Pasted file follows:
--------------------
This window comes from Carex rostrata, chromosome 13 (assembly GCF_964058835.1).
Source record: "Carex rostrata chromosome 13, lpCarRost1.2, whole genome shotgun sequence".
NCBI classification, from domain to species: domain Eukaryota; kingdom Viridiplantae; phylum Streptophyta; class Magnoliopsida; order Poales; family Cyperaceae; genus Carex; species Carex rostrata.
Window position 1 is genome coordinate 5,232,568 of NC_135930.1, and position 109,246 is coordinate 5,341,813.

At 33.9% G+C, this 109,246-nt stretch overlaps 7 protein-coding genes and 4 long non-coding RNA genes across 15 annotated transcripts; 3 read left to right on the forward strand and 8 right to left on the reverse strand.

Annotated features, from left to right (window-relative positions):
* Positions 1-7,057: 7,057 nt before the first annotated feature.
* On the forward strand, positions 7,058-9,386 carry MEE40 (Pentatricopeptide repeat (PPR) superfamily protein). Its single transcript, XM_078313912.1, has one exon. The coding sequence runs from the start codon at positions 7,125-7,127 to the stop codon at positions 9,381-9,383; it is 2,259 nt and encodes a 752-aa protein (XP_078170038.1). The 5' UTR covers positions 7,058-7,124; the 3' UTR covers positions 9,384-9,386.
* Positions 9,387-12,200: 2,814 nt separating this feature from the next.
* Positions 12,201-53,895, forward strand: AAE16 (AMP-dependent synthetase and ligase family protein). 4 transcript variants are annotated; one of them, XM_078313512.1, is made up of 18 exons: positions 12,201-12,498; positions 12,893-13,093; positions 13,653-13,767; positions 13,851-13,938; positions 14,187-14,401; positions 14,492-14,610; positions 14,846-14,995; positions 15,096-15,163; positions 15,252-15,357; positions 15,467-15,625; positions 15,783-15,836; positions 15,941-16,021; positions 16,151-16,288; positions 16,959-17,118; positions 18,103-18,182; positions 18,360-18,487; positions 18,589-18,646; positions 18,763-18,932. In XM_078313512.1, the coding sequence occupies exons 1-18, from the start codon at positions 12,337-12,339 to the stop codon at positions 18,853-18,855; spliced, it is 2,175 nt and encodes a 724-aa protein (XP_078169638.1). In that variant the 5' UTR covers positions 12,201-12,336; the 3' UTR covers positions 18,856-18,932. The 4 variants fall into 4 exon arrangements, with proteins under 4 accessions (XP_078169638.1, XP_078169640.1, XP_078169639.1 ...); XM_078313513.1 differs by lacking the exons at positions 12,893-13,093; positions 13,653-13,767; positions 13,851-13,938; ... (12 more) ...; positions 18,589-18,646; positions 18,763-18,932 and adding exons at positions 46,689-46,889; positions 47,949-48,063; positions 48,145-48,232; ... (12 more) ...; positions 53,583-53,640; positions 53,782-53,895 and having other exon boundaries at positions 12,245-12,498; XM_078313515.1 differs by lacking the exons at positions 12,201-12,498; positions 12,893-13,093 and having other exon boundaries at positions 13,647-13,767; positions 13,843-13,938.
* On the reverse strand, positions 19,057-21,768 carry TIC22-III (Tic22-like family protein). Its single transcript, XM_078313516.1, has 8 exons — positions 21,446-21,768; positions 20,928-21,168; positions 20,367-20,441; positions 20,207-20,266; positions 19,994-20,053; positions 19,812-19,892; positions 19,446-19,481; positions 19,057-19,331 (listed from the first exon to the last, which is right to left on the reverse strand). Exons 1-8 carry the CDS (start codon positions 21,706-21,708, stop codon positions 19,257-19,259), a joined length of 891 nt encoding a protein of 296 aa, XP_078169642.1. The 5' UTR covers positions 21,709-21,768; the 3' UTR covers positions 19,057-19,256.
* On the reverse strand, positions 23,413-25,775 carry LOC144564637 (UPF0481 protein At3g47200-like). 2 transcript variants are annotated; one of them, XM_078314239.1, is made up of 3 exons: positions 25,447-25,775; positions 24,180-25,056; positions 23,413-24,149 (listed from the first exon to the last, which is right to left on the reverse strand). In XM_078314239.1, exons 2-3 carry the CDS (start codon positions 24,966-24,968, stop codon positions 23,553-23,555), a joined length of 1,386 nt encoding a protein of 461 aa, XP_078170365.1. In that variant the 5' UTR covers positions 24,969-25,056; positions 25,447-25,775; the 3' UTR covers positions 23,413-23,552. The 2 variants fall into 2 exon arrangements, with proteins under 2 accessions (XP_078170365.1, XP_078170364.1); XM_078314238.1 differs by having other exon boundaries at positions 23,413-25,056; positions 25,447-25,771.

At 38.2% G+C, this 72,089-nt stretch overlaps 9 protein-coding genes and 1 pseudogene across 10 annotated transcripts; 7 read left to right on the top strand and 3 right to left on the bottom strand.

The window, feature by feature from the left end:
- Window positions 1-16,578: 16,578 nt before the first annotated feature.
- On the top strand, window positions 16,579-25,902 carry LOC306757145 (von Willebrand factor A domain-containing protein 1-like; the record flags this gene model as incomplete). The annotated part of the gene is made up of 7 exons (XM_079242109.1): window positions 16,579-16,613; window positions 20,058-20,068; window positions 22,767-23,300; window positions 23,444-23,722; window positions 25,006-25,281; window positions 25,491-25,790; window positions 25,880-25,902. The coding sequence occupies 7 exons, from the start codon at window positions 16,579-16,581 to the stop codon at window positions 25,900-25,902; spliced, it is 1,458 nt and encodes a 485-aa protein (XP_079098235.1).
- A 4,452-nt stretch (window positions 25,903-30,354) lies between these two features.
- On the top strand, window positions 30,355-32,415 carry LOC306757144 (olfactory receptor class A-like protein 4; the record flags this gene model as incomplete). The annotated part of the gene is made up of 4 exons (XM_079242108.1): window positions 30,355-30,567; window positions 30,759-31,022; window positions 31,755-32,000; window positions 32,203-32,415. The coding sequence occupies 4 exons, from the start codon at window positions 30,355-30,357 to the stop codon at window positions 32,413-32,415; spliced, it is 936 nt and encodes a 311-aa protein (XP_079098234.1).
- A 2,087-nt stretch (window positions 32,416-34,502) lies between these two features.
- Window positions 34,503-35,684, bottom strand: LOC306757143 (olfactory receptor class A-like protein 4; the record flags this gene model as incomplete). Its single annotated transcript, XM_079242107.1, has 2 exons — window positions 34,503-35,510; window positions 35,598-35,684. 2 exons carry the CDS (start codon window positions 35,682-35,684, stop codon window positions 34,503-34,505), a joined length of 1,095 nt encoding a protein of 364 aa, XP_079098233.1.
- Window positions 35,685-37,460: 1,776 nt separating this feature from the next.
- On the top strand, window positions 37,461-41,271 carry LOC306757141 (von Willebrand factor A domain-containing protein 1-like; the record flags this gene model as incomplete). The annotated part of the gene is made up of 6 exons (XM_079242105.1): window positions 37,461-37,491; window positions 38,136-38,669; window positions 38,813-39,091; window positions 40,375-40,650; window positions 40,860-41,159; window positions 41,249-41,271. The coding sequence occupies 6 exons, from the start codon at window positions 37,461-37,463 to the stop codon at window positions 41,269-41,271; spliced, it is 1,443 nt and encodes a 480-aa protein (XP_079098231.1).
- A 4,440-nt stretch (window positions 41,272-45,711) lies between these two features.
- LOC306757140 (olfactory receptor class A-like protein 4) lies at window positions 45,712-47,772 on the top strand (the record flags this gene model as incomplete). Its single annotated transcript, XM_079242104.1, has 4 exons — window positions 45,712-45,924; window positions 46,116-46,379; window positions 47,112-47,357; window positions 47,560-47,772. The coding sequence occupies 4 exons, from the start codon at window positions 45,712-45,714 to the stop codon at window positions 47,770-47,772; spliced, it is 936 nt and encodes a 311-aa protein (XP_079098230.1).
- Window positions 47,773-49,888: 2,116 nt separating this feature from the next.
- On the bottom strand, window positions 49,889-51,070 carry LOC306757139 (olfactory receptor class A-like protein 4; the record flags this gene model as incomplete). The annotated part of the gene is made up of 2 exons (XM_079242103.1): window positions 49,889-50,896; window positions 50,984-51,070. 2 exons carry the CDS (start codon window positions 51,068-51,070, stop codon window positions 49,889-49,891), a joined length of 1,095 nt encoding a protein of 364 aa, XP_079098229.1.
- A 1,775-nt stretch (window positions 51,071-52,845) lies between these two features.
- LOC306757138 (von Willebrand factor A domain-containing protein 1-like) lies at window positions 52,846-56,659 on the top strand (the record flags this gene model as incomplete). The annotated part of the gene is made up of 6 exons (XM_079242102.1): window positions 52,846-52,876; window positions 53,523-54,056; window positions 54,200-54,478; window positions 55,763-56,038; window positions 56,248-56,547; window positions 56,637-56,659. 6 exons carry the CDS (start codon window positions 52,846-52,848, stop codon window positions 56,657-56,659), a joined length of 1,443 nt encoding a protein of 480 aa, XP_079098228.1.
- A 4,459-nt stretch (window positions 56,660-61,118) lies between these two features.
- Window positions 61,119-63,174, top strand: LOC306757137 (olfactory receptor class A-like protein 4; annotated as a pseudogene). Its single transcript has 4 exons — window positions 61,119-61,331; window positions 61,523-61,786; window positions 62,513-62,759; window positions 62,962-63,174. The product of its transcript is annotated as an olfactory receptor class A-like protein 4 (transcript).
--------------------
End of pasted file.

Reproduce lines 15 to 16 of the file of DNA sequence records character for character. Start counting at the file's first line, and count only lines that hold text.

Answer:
- Window positions 1-16,578: 16,578 nt before the first annotated feature.
- On the top strand, window positions 16,579-25,902 carry LOC306757145 (von Willebrand factor A domain-containing protein 1-like; the record flags this gene model as incomplete). The annotated part of the gene is made up of 7 exons (XM_079242109.1): window positions 16,579-16,613; window positions 20,058-20,068; window positions 22,767-23,300; window positions 23,444-23,722; window positions 25,006-25,281; window positions 25,491-25,790; window positions 25,880-25,902. The coding sequence occupies 7 exons, from the start codon at window positions 16,579-16,581 to the stop codon at window positions 25,900-25,902; spliced, it is 1,458 nt and encodes a 485-aa protein (XP_079098235.1).